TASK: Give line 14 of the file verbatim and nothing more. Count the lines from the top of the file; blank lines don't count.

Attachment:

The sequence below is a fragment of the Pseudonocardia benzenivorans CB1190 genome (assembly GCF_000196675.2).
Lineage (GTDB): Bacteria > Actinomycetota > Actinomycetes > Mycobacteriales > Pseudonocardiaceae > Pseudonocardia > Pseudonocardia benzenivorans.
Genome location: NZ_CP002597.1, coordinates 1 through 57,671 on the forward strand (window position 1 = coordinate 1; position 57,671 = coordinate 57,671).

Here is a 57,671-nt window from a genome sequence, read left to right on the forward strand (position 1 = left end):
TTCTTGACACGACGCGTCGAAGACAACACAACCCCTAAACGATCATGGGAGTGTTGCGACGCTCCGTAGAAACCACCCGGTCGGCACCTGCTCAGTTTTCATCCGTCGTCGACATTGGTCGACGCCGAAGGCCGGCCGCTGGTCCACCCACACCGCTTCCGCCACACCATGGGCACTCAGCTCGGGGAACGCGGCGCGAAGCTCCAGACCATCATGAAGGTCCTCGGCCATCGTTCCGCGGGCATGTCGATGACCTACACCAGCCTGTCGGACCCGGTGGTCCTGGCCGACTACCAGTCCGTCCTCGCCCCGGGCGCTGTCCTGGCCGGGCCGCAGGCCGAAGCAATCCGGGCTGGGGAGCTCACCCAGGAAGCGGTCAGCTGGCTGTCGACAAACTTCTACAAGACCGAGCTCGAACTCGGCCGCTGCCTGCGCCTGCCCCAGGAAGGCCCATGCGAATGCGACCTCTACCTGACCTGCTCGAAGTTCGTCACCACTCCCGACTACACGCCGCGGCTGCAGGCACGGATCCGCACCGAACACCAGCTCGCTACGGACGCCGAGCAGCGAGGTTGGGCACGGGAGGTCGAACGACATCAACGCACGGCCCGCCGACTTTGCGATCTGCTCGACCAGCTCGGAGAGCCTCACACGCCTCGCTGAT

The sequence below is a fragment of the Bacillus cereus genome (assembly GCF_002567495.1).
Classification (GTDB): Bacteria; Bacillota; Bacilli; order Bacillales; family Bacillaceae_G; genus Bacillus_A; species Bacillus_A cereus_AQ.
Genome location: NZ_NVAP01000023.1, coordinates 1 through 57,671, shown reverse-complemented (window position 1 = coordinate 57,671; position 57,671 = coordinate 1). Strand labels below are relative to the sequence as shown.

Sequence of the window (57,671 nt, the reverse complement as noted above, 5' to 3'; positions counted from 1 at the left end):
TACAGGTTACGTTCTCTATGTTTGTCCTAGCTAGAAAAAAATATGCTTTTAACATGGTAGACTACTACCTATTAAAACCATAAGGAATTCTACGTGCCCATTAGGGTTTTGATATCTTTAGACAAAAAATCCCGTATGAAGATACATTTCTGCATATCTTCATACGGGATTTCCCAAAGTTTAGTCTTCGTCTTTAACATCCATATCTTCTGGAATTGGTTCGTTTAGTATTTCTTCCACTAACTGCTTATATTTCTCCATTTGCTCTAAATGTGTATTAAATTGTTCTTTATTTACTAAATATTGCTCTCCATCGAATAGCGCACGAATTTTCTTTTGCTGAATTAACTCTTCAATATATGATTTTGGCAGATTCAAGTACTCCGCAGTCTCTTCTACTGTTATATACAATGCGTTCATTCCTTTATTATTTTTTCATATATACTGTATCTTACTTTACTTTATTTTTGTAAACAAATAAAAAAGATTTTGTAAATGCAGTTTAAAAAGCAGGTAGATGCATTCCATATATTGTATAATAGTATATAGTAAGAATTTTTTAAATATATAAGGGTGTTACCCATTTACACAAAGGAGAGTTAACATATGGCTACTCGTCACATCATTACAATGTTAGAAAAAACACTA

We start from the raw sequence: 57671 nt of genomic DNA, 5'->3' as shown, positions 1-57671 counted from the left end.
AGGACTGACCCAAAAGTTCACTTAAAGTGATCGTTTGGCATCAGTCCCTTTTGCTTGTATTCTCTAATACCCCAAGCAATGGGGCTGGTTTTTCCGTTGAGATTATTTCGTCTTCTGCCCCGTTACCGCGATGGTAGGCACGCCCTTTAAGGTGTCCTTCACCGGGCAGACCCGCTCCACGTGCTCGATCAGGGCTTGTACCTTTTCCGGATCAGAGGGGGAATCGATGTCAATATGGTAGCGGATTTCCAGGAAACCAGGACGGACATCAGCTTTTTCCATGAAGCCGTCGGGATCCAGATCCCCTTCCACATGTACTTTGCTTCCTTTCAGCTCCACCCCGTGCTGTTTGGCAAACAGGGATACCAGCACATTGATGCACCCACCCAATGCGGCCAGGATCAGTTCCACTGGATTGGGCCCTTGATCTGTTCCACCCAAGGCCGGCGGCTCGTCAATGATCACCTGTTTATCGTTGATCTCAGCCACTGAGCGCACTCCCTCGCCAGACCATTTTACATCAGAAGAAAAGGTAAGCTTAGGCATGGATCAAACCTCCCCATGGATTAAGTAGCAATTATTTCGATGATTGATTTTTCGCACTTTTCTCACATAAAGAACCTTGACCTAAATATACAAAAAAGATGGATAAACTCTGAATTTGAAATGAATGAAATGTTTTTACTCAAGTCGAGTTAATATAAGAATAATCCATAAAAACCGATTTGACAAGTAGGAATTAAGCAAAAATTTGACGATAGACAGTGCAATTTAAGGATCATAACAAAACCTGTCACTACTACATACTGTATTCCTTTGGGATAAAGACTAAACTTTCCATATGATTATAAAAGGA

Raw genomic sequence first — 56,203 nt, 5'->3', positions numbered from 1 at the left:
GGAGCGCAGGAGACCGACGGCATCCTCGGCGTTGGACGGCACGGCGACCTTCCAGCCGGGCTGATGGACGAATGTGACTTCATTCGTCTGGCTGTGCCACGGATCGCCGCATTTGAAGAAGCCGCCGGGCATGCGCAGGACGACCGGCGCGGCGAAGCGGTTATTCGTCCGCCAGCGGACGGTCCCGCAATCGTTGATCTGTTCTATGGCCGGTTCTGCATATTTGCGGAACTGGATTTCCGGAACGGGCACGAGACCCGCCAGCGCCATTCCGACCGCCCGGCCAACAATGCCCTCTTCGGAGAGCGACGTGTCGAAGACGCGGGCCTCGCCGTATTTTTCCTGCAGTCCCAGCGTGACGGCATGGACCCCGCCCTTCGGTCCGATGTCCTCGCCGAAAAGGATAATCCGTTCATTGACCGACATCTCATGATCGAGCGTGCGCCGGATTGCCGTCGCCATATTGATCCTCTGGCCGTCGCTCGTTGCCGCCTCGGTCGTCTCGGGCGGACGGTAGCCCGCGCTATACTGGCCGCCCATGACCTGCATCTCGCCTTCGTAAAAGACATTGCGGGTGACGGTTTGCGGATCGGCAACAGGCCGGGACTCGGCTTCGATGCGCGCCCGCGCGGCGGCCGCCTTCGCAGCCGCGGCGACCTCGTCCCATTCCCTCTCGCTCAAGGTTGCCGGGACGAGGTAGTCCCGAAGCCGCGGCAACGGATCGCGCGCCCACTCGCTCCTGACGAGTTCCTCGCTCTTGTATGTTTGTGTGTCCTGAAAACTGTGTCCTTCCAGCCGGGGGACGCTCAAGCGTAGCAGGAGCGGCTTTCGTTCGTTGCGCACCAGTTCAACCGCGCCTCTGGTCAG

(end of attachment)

GGAGCGCAGGAGACCGACGGCATCCTCGGCGTTGGACGGCACGGCGACCTTCCAGCCGGGCTGATGGACGAATGTGACTTCATTCGTCTGGCTGTGCCACGGATCGCCGCATTTGAAGAAGCCGCCGGGCATGCGCAGGACGACCGGCGCGGCGAAGCGGTTATTCGTCCGCCAGCGGACGGTCCCGCAATCGTTGATCTGTTCTATGGCCGGTTCTGCATATTTGCGGAACTGGATTTCCGGAACGGGCACGAGACCCGCCAGCGCCATTCCGACCGCCCGGCCAACAATGCCCTCTTCGGAGAGCGACGTGTCGAAGACGCGGGCCTCGCCGTATTTTTCCTGCAGTCCCAGCGTGACGGCATGGACCCCGCCCTTCGGTCCGATGTCCTCGCCGAAAAGGATAATCCGTTCATTGACCGACATCTCATGATCGAGCGTGCGCCGGATTGCCGTCGCCATATTGATCCTCTGGCCGTCGCTCGTTGCCGCCTCGGTCGTCTCGGGCGGACGGTAGCCCGCGCTATACTGGCCGCCCATGACCTGCATCTCGCCTTCGTAAAAGACATTGCGGGTGACGGTTTGCGGATCGGCAACAGGCCGGGACTCGGCTTCGATGCGCGCCCGCGCGGCGGCCGCCTTCGCAGCCGCGGCGACCTCGTCCCATTCCCTCTCGCTCAAGGTTGCCGGGACGAGGTAGTCCCGAAGCCGCGGCAACGGATCGCGCGCCCACTCGCTCCTGACGAGTTCCTCGCTCTTGTATGTTTGTGTGTCCTGAAAACTGTGTCCTTCCAGCCGGGGGACGCTCAAGCGTAGCAGGAGCGGCTTTCGTTCGTTGCGCACCAGTTCAACCGCGCCTCTGGTCAG